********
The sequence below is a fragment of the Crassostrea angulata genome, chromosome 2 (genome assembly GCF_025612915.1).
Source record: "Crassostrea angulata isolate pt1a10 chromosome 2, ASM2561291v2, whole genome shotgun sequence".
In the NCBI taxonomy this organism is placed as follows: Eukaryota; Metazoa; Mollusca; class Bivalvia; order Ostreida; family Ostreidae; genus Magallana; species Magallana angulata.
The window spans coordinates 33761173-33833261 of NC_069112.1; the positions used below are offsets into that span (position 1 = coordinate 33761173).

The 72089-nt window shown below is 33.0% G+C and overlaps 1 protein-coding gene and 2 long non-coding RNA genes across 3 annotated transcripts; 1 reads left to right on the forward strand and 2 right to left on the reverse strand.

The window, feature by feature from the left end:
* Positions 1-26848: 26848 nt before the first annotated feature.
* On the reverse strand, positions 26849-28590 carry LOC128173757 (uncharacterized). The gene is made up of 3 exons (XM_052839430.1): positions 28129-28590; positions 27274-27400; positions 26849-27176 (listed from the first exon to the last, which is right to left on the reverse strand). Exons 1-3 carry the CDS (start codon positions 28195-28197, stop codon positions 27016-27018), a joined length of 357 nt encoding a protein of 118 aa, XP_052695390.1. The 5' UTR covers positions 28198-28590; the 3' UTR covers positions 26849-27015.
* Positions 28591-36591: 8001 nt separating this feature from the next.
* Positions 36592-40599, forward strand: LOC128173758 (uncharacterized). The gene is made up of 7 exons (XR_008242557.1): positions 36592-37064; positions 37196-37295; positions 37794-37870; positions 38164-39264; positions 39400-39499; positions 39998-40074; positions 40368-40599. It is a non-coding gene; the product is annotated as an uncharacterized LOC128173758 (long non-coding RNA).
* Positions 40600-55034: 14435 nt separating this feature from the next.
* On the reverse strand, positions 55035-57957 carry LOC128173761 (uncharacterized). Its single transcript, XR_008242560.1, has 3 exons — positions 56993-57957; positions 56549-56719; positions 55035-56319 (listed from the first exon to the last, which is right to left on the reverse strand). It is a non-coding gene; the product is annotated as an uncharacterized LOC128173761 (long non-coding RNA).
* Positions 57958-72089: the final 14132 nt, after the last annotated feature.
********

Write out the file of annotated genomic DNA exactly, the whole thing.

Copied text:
The sequence below is a fragment of the Crassostrea angulata genome, chromosome 2 (genome assembly GCF_025612915.1).
Source record: "Crassostrea angulata isolate pt1a10 chromosome 2, ASM2561291v2, whole genome shotgun sequence".
In the NCBI taxonomy this organism is placed as follows: Eukaryota; Metazoa; Mollusca; class Bivalvia; order Ostreida; family Ostreidae; genus Magallana; species Magallana angulata.
The window spans coordinates 33761173-33833261 of NC_069112.1; the positions used below are offsets into that span (position 1 = coordinate 33761173).

The 72089-nt window shown below is 33.0% G+C and overlaps 1 protein-coding gene and 2 long non-coding RNA genes across 3 annotated transcripts; 1 reads left to right on the forward strand and 2 right to left on the reverse strand.

The window, feature by feature from the left end:
* Positions 1-26848: 26848 nt before the first annotated feature.
* On the reverse strand, positions 26849-28590 carry LOC128173757 (uncharacterized). The gene is made up of 3 exons (XM_052839430.1): positions 28129-28590; positions 27274-27400; positions 26849-27176 (listed from the first exon to the last, which is right to left on the reverse strand). Exons 1-3 carry the CDS (start codon positions 28195-28197, stop codon positions 27016-27018), a joined length of 357 nt encoding a protein of 118 aa, XP_052695390.1. The 5' UTR covers positions 28198-28590; the 3' UTR covers positions 26849-27015.
* Positions 28591-36591: 8001 nt separating this feature from the next.
* Positions 36592-40599, forward strand: LOC128173758 (uncharacterized). The gene is made up of 7 exons (XR_008242557.1): positions 36592-37064; positions 37196-37295; positions 37794-37870; positions 38164-39264; positions 39400-39499; positions 39998-40074; positions 40368-40599. It is a non-coding gene; the product is annotated as an uncharacterized LOC128173758 (long non-coding RNA).
* Positions 40600-55034: 14435 nt separating this feature from the next.
* On the reverse strand, positions 55035-57957 carry LOC128173761 (uncharacterized). Its single transcript, XR_008242560.1, has 3 exons — positions 56993-57957; positions 56549-56719; positions 55035-56319 (listed from the first exon to the last, which is right to left on the reverse strand). It is a non-coding gene; the product is annotated as an uncharacterized LOC128173761 (long non-coding RNA).
* Positions 57958-72089: the final 14132 nt, after the last annotated feature.